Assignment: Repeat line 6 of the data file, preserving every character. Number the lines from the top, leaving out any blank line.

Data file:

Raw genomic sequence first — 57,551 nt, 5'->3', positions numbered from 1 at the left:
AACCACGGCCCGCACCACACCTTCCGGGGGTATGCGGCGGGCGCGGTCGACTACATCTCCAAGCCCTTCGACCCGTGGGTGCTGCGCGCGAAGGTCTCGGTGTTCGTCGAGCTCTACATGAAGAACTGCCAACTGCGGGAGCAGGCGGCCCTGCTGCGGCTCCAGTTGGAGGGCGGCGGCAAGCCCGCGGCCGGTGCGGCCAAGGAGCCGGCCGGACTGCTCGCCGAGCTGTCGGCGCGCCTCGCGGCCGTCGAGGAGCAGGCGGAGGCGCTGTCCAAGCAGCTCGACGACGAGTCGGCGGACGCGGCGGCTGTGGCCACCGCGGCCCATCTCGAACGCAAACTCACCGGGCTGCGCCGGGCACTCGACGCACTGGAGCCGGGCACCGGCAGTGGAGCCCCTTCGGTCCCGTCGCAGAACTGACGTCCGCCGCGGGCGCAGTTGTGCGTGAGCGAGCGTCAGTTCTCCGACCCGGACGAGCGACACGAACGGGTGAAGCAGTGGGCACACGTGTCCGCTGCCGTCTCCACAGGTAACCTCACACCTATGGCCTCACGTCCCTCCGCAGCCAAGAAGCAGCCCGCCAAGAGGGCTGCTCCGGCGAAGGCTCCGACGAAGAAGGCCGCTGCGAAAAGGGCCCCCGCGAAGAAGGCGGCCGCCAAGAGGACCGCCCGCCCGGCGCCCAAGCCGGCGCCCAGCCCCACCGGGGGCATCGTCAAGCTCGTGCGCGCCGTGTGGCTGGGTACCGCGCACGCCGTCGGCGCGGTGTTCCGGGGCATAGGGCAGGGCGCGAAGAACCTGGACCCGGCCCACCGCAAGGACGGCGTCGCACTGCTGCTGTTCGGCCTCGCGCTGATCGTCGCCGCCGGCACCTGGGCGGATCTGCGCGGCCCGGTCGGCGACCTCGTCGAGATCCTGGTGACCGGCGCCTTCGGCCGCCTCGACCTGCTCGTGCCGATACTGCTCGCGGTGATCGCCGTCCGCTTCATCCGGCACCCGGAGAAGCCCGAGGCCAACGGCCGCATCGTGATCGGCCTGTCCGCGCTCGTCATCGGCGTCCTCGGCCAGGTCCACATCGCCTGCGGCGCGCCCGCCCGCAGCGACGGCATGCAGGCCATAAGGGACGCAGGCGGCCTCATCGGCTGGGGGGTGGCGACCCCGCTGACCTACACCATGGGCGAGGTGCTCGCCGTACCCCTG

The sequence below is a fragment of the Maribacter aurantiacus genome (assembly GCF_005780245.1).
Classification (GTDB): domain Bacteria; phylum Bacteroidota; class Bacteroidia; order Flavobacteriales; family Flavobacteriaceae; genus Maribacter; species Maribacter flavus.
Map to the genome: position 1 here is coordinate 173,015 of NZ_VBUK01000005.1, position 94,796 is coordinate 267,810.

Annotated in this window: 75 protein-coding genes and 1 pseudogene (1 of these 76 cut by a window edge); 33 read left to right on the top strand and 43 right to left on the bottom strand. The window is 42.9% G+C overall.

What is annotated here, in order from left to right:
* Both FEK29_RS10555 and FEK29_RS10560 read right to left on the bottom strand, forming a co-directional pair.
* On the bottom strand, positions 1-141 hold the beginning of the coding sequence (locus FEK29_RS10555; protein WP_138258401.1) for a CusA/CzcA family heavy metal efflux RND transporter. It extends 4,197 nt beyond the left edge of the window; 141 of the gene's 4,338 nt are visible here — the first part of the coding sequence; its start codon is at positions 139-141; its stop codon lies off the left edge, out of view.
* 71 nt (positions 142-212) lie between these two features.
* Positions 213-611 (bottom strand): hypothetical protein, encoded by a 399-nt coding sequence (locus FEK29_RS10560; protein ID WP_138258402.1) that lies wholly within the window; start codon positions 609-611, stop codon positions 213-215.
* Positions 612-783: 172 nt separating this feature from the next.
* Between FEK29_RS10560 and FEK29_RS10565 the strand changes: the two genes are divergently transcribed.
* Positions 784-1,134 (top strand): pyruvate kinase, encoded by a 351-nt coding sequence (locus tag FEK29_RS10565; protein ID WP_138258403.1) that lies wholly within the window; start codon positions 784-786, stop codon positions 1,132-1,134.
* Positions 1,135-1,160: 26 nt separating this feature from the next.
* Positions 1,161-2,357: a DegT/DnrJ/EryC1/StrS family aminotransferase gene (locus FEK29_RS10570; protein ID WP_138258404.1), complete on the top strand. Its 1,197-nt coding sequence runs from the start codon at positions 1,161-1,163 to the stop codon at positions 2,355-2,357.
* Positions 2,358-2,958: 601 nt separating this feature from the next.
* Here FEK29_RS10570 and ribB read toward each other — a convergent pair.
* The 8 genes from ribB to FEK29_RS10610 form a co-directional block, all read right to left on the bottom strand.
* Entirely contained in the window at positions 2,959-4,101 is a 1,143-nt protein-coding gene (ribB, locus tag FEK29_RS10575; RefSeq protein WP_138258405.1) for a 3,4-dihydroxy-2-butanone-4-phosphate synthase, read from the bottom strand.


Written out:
Annotated in this window: 75 protein-coding genes and 1 pseudogene (1 of these 76 cut by a window edge); 33 read left to right on the top strand and 43 right to left on the bottom strand. The window is 42.9% G+C overall.